Left to right: West University Place Mayor Susan Sample, U.S. Representative Lizzie Fletcher, Harris County Precinct 1 Commissioner Rodney Ellis (speaking), Southside Place Mayor Andy Chan, District 134 State Rep. Ann Johnson, HCFCD Exec. Director Dr. Tina Petersen 

Goals of Renovation

According to the funding request filed by Congresswoman Fletcher, the primary goal of the project is to avoid a failure of the existing channel by constructing an entirely new channel structure in its place.

Channel rehabilitation will reduce flood risk by improving hydraulic capacity. It will also improve HCFCD’s ability to provide maintenance.

The construction project will include maintenance access ramps for HCFCD, and reinforced pavement for inspection and “maintenance by foot” on top of the channel banks.

Geographic scope of project. Source: Harris County Flood Control District

In total, the project will benefit 523 structures and 1,036 people.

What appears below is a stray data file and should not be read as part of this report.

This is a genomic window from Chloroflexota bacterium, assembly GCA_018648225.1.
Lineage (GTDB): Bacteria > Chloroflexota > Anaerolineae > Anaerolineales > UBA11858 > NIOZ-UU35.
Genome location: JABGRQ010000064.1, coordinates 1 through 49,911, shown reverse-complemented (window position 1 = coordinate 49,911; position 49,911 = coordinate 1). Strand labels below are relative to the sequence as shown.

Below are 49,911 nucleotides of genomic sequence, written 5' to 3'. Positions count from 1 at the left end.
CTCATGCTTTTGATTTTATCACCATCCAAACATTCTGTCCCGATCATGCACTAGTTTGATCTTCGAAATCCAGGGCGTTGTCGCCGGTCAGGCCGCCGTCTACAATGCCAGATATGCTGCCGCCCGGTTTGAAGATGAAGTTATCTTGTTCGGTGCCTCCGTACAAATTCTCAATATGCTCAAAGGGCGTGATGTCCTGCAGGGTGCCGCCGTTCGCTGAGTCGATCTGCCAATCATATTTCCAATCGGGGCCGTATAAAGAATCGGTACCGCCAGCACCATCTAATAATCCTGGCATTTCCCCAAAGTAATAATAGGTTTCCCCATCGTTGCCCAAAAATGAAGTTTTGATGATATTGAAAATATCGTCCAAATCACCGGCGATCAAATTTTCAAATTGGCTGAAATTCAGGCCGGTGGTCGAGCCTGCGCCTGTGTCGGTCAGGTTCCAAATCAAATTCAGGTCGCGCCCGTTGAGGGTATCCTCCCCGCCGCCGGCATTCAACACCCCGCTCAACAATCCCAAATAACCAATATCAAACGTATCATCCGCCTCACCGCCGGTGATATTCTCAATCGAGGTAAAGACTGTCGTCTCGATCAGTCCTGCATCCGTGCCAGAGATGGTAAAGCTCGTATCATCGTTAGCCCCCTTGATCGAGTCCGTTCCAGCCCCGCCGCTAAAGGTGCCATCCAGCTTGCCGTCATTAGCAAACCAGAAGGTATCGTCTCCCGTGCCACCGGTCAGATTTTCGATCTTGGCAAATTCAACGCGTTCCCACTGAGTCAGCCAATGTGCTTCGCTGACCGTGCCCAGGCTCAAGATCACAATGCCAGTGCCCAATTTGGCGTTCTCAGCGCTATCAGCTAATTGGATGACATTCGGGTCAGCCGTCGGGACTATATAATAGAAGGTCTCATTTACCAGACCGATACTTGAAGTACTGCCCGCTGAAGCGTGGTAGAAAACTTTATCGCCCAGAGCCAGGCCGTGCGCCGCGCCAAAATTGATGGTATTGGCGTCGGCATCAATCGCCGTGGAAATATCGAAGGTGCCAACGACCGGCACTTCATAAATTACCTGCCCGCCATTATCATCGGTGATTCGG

On-Again, Off-Again Project Finally Finds Funding

As you can see from the pictures below, buildings on the banks of the ditch leave little room for expansion. The project was actually put on hold for two years by Harris County Commissioners Court given lack of funding and lack of consensus support for the improvements among local leaders and residents.

At the time, HCFCD said it would continue to perform spot repairs and debris clearing as needed.

Then in 2021, the project regained momentum. An engineering study concluded it would be necessary to mitigate the impacts of the proposed Poor-Farm Ditch improvements on Brays Bayou by providing 43 acre feet of stormwater detention along Brays Bayou.